Author: Don Ward Hackett
The Lancet Infectious Disease published the results from an extensive cancer prevention phase 3 study on November 12, 2021, supporting quadrivalent HPV vaccination in men, including catch-up vaccinations.
The Gardasil quadrivalent human papillomavirus (HPV) vaccine was shown to prevent infections and lesions related to HPV6, 11, 16, and 18 in men aged 16–26 years.
The researchers assessed the incidences of external genital warts related to HPV6 or 11 and external genital lesions and anal dysplasia associated with HPV6, 11, 16, or 18, over ten years of follow-up.
The 3-year Base Study was an international, double-blind, randomized, placebo-controlled trial done at 71 sites in 18 countries.
The Vaccination Period for the Base Study encompassed Day 1 through Month 7, during which time participants received qHPV vaccination at Day 1, Month 2, and Month 6. Follow-up for the Base Study encompassed Month 7 through Month 36.
And the 7-year, open-label, long-term follow-up extension study was done at 46 centers in 16 countries.
Between August 2010 and April 2017, 1,803 participants were enrolled in the long-term follow-up study, of whom 936 (827 heterosexual men and 109 MSM) were included in the early vaccination group and 867 (739 heterosexual men and 128 MSM) were included in the catch-up vaccination group.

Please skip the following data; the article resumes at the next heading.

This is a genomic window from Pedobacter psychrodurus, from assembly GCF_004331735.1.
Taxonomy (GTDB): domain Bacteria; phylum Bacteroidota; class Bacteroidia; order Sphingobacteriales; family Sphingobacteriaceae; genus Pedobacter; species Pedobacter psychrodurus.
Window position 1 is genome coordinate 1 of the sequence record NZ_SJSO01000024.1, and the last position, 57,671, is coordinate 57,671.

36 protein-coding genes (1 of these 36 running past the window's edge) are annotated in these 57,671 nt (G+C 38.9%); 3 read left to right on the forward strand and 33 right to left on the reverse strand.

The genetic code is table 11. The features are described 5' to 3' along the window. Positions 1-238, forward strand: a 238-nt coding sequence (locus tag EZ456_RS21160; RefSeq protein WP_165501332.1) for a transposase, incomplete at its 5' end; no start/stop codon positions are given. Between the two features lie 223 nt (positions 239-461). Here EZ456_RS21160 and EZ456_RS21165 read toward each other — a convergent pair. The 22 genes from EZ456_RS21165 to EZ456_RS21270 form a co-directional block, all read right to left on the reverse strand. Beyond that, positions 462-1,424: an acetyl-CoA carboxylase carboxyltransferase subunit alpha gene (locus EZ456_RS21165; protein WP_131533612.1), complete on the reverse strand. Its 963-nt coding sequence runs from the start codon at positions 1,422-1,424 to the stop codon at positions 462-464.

In early vaccine group participants during long-term follow-up compared with the placebo group in the Base Study, the incidence per 10 000 person-years of external genital warts related to HPV6 or 11 was 0·0 (95% CI 0·0–8·7) versus 137·3 (83·9–212·1), of external genital lesions related to HPV6, 11, 16, or 18 was 0·0 (0·0–7·7) versus 140·4 (89·0–210·7), and of anal intraepithelial neoplasia or anal cancer related to HPV6, 11, 16, or 18 in MSM only was 20·5 (0·5–114·4) versus 906·2 (553·5–1399·5).
Compared with during the Base Study (ie, before quadrivalent HPV vaccine administration), during the long-term follow-up period, participants in the catch-up vaccination group had no new reported cases of external genital warts related to HPV6 or 11 vs. 0 cases per 10 000 person-years or external genital lesions associated with HPV6, 11, 16, or 18 vs. 0 cases per 10 000 person-years, and a lower incidence of anal intraepithelial neoplasia or anal cancer related to HPV6, 11, 16, or 18 vs. 101·3 cases per 10 000 person-years.
Furthermore, there were no vaccine-related serious adverse events reported.
Gardasil is endorsed by the WHO, which says HPV vaccination prevents certain cancers by preventing infection by various HPV types.
This study was funded by Merck Sharp & Dohme, the producer of the Gardasil HPV vaccine.
In the U.S., the American Cancer Society’s updated recommendations are for healthcare providers to routinely offer the HPV vaccine series to boys and girls between ages 9 and 12.
Furthermore, the Gardasil 9 vaccine is offered in the U.S. It consists of HPV proteins, Types 6, 11, 16, 18, 31, 33, 45, 52, and 58.
HPV infections can lead to certain cervical cancers. Many females with cervical cancer were probably exposed to cancer-causing HPV types in their teens and early 20s. Additionally, males can get HPV, causing anal and throat cancers and genital warts.